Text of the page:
alex hammond, the unbroken line

Defence lawyer Will Harris has barely recovered from being hospitalised after going rogue in his first book, Blood Witness, when he and his lover Eva are attacked and threatened by strangers who tell him: “Back off.” Will, who doesn’t enjoy danger as much as it enjoys him, would oblige, if he knew what he was supposed to back off from: he’s already busy fighting a complaint accusing him of some suspicious activity he’s not entirely innocent of, and grappling with his newly minted law firm, a business partner who is never around, and defence cases he’d prefer to avoid. Now, of course, he’s got something else on his plate—finding out who assaulted them and caused Eva to flee from Will and the violence that surrounds him.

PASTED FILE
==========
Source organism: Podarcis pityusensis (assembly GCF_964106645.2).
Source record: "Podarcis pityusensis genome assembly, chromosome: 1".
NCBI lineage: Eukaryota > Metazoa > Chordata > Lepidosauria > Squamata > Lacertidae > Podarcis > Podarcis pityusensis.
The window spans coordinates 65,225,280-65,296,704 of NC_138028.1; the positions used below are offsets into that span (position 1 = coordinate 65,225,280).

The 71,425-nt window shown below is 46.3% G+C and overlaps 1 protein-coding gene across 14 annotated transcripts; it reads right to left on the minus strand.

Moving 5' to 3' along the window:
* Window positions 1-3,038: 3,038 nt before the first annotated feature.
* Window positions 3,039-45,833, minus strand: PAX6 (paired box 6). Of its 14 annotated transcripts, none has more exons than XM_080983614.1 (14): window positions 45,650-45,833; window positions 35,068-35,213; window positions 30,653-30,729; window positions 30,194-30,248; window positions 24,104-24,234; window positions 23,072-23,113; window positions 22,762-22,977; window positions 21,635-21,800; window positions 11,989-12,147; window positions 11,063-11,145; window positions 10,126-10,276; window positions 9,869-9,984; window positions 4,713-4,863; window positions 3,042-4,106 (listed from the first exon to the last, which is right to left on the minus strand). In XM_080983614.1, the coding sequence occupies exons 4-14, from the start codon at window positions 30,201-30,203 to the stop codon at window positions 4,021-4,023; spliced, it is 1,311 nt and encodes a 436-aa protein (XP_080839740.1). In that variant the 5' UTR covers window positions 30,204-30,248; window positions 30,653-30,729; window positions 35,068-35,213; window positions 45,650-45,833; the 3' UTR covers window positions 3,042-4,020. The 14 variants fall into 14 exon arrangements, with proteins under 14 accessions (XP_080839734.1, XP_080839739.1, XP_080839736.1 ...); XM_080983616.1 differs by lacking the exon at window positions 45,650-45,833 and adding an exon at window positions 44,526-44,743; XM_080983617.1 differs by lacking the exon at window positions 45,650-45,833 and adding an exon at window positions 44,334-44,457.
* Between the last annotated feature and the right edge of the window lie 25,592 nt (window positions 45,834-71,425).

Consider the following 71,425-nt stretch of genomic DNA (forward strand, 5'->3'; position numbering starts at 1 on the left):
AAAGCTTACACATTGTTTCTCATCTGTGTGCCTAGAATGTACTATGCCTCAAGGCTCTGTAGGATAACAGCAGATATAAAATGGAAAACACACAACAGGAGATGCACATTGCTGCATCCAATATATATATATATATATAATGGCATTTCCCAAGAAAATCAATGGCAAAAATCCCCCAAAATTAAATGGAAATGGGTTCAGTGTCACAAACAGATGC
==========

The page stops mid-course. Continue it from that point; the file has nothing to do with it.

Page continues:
If you’ve ever wondered how it feels to be a defence lawyer, read this and wonder no longer: if it’s half as complicated and tense as this book, we should all just stick to being armchair lawyers, even if the pay isn’t as good. Will’s exhausting day-to-day life of interviews and solving murky problems into crystal-clear defences and juggling any kind of private life is something else – and obviously fictionalised enough to be interesting (Will is a media darling post his adventures in the Ned-Kelly-shortlisted Blood Witness, after all), while retaining enough paperwork out of the ears to be realistic, if not slightly depressing for trees. This is one for Melbourne locals – as Will gallivants around town from east to west and north to south, getting into crashes in the Burnley Tunnel and going for drinks in bars as familiar as the one you were in just last weekend, it’s a heady tale of local intrigue that spans contemporary Melbourne and a grim part of Australia’s history. I often take notes on my phone when I’m reading, to help me remember good lines (or make up my own! Like this one just now.) I wrote moral quandary on its own, because idea infuses every page of the book. Will is a serious man who tries to do good in a career and a world that seems desperate to stop him. And he’s not some shining white knight, here to save everyone from his ethically stabled high horse—he twists himself in knots that can’t be untangled without assistance. The legal world is one soaked in privilege, with all the good and evil that come with it, and Will, with his family ties to the industry, is part of the problem. What can he overcome to prove himself, and what lines will he refuse to break?

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